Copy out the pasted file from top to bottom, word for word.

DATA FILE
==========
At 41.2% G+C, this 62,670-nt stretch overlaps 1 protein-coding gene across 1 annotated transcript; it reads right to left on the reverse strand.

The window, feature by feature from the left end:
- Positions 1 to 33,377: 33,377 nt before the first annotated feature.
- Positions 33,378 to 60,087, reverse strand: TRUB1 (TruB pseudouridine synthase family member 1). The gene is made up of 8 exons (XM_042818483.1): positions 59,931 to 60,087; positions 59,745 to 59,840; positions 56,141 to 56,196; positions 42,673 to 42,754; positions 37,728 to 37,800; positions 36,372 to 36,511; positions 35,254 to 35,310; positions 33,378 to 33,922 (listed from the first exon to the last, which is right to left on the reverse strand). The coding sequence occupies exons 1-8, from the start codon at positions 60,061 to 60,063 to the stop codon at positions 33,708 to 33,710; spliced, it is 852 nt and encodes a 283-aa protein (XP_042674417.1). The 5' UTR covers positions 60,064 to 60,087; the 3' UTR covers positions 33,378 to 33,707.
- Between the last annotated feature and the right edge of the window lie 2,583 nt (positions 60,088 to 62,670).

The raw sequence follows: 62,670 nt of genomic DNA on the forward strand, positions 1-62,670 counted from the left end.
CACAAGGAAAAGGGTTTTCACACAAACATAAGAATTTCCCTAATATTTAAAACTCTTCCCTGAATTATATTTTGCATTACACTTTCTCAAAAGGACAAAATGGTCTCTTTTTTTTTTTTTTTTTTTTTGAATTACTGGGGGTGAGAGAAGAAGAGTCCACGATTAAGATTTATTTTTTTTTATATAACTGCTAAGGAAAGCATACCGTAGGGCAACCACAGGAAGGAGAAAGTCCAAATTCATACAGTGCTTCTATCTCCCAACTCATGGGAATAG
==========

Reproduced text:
At 41.2% G+C, this 62,670-nt stretch overlaps 1 protein-coding gene across 1 annotated transcript; it reads right to left on the reverse strand.

The window, feature by feature from the left end:
- Positions 1 to 33,377: 33,377 nt before the first annotated feature.
- Positions 33,378 to 60,087, reverse strand: TRUB1 (TruB pseudouridine synthase family member 1). The gene is made up of 8 exons (XM_042818483.1): positions 59,931 to 60,087; positions 59,745 to 59,840; positions 56,141 to 56,196; positions 42,673 to 42,754; positions 37,728 to 37,800; positions 36,372 to 36,511; positions 35,254 to 35,310; positions 33,378 to 33,922 (listed from the first exon to the last, which is right to left on the reverse strand). The coding sequence occupies exons 1-8, from the start codon at positions 60,061 to 60,063 to the stop codon at positions 33,708 to 33,710; spliced, it is 852 nt and encodes a 283-aa protein (XP_042674417.1). The 5' UTR covers positions 60,064 to 60,087; the 3' UTR covers positions 33,378 to 33,707.
- Between the last annotated feature and the right edge of the window lie 2,583 nt (positions 60,088 to 62,670).

The raw sequence follows: 62,670 nt of genomic DNA on the forward strand, positions 1-62,670 counted from the left end.
CACAAGGAAAAGGGTTTTCACACAAACATAAGAATTTCCCTAATATTTAAAACTCTTCCCTGAATTATATTTTGCATTACACTTTCTCAAAAGGACAAAATGGTCTCTTTTTTTTTTTTTTTTTTTTTGAATTACTGGGGGTGAGAGAAGAAGAGTCCACGATTAAGATTTATTTTTTTTTATATAACTGCTAAGGAAAGCATACCGTAGGGCAACCACAGGAAGGAGAAAGTCCAAATTCATACAGTGCTTCTATCTCCCAACTCATGGGAATAG